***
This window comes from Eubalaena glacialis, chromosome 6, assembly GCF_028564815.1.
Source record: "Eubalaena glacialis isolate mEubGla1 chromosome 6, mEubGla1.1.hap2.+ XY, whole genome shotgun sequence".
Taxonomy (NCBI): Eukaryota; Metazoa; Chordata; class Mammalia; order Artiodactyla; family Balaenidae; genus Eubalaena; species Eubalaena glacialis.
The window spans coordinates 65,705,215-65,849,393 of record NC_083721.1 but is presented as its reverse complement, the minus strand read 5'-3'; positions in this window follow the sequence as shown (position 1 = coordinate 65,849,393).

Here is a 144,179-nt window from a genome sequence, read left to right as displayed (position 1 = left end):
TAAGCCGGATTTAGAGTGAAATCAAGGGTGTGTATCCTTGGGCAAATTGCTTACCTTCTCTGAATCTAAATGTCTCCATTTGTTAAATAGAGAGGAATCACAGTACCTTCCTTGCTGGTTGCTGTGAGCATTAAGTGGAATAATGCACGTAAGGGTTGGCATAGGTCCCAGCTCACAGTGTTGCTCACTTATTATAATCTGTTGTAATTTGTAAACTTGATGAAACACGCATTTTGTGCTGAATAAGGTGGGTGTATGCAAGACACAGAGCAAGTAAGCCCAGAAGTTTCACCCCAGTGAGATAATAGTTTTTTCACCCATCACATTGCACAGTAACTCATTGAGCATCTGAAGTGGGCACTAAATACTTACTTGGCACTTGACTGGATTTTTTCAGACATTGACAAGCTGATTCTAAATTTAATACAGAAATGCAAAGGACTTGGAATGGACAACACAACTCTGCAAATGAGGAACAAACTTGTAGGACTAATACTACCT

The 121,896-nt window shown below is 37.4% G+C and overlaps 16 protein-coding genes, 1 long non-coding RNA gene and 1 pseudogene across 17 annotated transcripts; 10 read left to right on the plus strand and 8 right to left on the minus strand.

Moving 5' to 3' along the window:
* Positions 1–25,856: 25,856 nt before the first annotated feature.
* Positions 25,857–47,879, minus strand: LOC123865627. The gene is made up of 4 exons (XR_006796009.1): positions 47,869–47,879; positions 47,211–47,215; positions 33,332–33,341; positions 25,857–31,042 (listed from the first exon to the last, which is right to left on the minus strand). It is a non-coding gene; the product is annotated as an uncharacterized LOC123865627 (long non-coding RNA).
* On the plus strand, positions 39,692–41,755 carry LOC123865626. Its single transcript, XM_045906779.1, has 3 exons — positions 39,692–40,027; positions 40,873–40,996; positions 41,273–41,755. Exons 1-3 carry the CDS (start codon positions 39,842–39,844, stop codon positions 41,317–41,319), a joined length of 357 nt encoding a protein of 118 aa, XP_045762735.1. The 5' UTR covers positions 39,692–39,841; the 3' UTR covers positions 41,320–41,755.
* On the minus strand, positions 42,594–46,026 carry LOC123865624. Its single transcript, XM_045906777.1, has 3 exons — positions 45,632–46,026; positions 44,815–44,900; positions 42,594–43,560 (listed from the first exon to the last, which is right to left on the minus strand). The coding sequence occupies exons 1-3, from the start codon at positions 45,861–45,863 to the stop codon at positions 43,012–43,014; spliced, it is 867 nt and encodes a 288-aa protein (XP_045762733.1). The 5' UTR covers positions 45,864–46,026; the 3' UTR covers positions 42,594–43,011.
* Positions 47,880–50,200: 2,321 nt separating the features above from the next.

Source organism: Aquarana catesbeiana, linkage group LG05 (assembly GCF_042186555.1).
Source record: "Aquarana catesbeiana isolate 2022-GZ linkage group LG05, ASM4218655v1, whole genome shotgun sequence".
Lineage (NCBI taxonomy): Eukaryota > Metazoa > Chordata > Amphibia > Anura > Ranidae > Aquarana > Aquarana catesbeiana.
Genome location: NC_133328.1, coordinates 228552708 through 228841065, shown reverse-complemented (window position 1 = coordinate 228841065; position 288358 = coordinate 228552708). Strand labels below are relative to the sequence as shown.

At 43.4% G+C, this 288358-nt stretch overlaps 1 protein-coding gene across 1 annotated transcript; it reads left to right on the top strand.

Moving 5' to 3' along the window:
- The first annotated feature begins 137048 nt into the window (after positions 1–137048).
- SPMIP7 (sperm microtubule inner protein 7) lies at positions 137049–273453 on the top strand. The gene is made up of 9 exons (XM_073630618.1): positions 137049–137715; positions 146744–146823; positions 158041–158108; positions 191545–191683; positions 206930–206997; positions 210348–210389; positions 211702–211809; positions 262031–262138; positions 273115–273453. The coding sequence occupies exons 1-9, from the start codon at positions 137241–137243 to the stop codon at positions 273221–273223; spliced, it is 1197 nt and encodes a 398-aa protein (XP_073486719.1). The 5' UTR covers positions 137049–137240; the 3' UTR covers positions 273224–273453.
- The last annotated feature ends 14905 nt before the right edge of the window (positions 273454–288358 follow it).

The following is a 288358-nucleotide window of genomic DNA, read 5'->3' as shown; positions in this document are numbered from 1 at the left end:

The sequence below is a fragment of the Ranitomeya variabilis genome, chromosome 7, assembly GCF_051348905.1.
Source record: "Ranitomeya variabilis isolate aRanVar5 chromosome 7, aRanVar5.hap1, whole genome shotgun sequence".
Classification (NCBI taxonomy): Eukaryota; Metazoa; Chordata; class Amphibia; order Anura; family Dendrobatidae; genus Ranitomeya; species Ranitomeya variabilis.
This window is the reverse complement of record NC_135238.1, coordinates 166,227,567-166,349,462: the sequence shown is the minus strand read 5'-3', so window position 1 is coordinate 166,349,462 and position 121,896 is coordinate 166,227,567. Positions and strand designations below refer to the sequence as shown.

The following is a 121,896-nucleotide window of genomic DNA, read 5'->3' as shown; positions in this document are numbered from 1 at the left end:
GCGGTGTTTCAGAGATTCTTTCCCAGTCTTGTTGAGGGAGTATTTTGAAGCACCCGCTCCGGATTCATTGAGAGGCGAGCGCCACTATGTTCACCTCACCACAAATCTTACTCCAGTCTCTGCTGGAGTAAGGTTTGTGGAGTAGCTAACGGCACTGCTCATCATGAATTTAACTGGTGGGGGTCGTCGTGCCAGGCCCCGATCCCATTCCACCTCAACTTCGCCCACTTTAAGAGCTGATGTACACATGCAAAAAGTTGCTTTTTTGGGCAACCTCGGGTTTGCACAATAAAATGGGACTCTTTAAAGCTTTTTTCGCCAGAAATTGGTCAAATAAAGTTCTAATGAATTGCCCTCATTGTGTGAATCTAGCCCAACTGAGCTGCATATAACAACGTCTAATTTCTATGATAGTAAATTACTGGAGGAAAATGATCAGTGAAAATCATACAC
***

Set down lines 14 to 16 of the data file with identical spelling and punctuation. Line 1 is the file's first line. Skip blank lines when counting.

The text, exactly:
Source organism: Aquarana catesbeiana, linkage group LG05 (assembly GCF_042186555.1).
Source record: "Aquarana catesbeiana isolate 2022-GZ linkage group LG05, ASM4218655v1, whole genome shotgun sequence".
Lineage (NCBI taxonomy): Eukaryota > Metazoa > Chordata > Amphibia > Anura > Ranidae > Aquarana > Aquarana catesbeiana.